Fifty years ago, the ideal family was considered to be Mom, Dad, a couple of kids, and a Golden Retriever. However, as times have changed, so has the definition of family. If we’ve learned anything from the modern families in this month’s issue, it’s that families come in all shapes and sizes. To get the next generation’s take, we chatted with four Beijing World Youth Academy (BWYA) students.
How does where you come from shape your idea of family?
Jessica: I was brought up in an American-Taiwanese family. My mom taught me more traditional Chinese ideas while my dad taught me to be more open-minded. Sometimes my teachings clash.
Kevin: We come from Finland, but both of my parents are Chinese and we are quite open-minded and modern. It’s different from a Chinese family, where the kids have a lot of activities and rules to obey.
Sophie: Being raised in China, I don’t know the concept of having a sister or brother. To me, a brother or sister is a normal friend you can talk to.
Maxim: Both of my parents are Russian and maintain tradition as much as possible. As someone who grew up outside of Russia, I notice I value Russia more than some people who actually live there.
How has the idea of the traditional family changed over time?
Jessica: In old days, families were way larger than they are now.
Maxim: Maybe the size has changed, but the concept hasn’t.
Kevin: How can you determine whether it’s changed when the word itself is vague?
Maxim: I wouldn’t say it’s very abstract. It’s easy to tell who is in your family and who is not.
Kevin: Maybe it’s easy to you because you see family as only people who are biologically-related. But I [consider]my good friends as part of my family. They’re my brothers and sisters.
Maxim: Still, aren’t they friends and not family?
Kevin: In a wider definition, you can also classify them as family.
What is family?
Maxim: People who are biologically related to you. Extended family like a brother-in-law or stepparents should be considered family too, because they impact how you develop.
Kevin: One definition is a community with biological relations and another would be [one]with shared goals who care about each other. I see my class as a big family.
Jessica: I have lots of “aunties” who are my parent’s friends. I think they count as family because they impact your life greatly.
Sophie: I define family as a group of people who trust each other and put their relationship above things like money.
What are some examples of modern families?
Kevin: Kids in orphanages see each other as brothers and sisters and the people who take care of them as moms and dads.
Sophie: There are gay and lesbian families and they live perfectly fine, just like anyone else.
Maxim: Don’t you think that children who grow up in a same-sex family would not receive a full education or all the traditions they would if they were in a family with one male and one female?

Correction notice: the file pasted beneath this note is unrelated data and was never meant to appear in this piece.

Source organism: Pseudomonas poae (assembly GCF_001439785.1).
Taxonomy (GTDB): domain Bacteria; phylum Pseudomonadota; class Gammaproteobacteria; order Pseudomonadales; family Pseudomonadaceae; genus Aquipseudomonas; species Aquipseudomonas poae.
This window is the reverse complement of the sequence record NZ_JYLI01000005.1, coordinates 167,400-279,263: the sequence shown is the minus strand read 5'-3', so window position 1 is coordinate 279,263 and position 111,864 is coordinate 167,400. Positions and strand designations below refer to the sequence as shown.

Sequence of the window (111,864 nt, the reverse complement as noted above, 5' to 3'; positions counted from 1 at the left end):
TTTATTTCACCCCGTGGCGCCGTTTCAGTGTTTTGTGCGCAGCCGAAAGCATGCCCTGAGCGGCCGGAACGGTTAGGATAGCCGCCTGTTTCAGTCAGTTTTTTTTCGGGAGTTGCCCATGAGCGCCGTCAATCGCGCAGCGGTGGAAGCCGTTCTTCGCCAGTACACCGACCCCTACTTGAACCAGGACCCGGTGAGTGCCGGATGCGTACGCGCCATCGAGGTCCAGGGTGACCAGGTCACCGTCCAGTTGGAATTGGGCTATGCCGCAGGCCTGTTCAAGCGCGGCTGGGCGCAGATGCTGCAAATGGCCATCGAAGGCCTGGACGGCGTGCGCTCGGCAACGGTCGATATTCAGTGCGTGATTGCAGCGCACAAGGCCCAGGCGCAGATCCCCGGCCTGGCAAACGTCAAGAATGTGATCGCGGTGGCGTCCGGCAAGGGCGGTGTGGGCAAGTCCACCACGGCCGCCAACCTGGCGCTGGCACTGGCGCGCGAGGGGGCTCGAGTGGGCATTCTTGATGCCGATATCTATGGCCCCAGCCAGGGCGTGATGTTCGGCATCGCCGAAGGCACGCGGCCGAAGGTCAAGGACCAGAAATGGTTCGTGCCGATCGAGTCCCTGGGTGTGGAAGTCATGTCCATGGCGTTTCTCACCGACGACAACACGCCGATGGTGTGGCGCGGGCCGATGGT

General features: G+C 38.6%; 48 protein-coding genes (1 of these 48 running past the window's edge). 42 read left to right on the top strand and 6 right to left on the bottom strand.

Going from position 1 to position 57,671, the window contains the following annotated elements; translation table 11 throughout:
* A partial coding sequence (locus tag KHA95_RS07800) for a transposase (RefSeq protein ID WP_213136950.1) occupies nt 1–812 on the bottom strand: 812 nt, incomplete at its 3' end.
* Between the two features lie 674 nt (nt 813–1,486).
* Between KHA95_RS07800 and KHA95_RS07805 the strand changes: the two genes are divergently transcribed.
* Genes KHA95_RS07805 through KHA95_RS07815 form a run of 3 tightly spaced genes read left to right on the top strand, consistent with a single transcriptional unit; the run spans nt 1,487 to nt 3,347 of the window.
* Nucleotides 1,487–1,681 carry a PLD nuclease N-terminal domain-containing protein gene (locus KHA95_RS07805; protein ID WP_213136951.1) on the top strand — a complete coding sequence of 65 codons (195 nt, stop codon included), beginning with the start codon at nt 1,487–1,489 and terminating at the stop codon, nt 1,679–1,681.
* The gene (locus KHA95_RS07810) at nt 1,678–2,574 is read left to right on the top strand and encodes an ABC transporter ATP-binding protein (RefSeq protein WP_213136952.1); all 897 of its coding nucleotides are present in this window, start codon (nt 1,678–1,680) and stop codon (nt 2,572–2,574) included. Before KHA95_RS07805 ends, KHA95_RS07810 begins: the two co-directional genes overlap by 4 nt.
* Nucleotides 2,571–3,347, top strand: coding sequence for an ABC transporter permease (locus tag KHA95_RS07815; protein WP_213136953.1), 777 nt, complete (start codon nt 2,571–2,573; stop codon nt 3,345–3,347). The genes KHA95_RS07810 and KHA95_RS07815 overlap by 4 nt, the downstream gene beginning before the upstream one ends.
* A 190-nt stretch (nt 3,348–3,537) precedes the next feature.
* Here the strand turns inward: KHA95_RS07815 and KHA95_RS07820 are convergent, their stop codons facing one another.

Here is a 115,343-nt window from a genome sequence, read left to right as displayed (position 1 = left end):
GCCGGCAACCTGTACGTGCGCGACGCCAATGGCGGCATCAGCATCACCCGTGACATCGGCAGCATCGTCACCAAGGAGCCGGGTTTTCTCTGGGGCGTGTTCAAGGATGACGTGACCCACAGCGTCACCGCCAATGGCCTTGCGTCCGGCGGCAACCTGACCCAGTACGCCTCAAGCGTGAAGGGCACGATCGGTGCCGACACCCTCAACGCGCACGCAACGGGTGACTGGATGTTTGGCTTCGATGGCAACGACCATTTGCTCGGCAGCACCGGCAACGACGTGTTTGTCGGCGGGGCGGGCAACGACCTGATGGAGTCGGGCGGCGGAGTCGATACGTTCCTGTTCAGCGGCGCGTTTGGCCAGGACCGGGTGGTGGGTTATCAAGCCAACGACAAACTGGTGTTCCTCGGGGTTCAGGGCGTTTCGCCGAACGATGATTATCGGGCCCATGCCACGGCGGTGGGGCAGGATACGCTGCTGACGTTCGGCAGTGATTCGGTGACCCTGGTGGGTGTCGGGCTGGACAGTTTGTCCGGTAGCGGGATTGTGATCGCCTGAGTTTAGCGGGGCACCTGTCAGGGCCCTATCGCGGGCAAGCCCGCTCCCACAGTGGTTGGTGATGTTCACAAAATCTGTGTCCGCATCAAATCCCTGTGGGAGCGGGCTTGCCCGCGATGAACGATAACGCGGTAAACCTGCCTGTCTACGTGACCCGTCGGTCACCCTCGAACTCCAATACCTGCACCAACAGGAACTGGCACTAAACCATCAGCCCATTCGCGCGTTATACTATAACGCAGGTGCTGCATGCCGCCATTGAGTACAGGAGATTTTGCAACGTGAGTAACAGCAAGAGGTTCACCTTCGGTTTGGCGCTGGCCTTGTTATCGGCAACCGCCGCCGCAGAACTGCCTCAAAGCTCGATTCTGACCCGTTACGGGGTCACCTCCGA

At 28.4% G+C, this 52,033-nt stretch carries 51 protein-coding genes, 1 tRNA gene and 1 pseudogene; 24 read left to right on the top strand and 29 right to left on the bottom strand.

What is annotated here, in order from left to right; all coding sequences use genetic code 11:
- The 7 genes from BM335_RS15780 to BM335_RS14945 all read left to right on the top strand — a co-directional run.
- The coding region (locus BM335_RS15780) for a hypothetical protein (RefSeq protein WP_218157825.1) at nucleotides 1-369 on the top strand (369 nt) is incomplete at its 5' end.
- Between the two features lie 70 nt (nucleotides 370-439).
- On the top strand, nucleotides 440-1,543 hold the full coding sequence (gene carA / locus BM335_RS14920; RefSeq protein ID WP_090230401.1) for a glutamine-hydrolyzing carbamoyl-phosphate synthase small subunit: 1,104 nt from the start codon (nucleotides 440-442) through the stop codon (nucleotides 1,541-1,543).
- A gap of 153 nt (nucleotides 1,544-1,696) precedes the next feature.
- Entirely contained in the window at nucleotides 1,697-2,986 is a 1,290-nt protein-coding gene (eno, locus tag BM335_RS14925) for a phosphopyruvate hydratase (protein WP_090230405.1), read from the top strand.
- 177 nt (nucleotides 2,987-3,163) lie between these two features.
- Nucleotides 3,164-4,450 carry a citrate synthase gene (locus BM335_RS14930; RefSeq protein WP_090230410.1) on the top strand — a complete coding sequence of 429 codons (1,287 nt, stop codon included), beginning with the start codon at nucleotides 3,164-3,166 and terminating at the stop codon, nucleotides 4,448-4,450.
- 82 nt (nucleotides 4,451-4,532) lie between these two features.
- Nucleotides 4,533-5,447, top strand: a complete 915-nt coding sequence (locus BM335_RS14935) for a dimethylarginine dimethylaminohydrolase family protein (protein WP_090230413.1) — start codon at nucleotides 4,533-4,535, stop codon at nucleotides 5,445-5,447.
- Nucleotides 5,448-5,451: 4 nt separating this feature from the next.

Jessica: There are general ways that men and women tend to think, and a family with both genders might be more influential than same-sex families.
Kevin: Same-sex families might have less influence from the other gender, but if they have the guts to be together, they probably see the world with a different perspective and have different values.
Is there such a thing as an ideal family?
Jessica: A two-parent family is better than one.
Sophie: Single-parent families are fine because the child won’t have favoritism for the other parent.
Maxim: One parent can do a great job raising children, but you learn more if you see two people interacting. It gives [the child]an example of how to communicate with others.
How do different cultures define family?
Sophie: Religion affects the value of family. In China for example, Taoists believe you should worship the generation before you. But no one is perfect, so it doesn’t make sense.
Maxim: All religions though, [whether it’s]Islam or Christianity, basically say you shouldn’t disagree with your parents.
Kevin: In Muslim culture, a man is allowed to marry up to four women and that can heavily influence people’s views about family as well as gender.
How does the media shape your perception of family?
Maxim: I grew up seeing American, Russian, and some Korean media, and it’s interesting how they’re different even if some shows have similar storylines. Korean dramas, for example, seem so fake but I realize it’s probably just my feelings, as someone who hasn’t encountered the culture.
Sophie: When you watch TV commercials showing a perfect family, it’s like seeing a painting; it’s above the standard of what is actually possible.
How do you envision your future family?
Kevin: With someone of the same culture, because it would be easier to live with a person if you eat the same kinds of food and there wouldn’t be too many disagreements.
Maxim: I wouldn’t necessarily need to be with someone of the same nationality, but someone close in terms of culture.
Jessica: Someone with the same nationality and culture. I would like to stay in China or close to Asia. I want to be close to my Taiwanese family.
Sophie: It depends on the pollution and whether the problems in China get better, because I don’t want to face unknown danger. If it gets better, I would stay in China because it’s my homeland.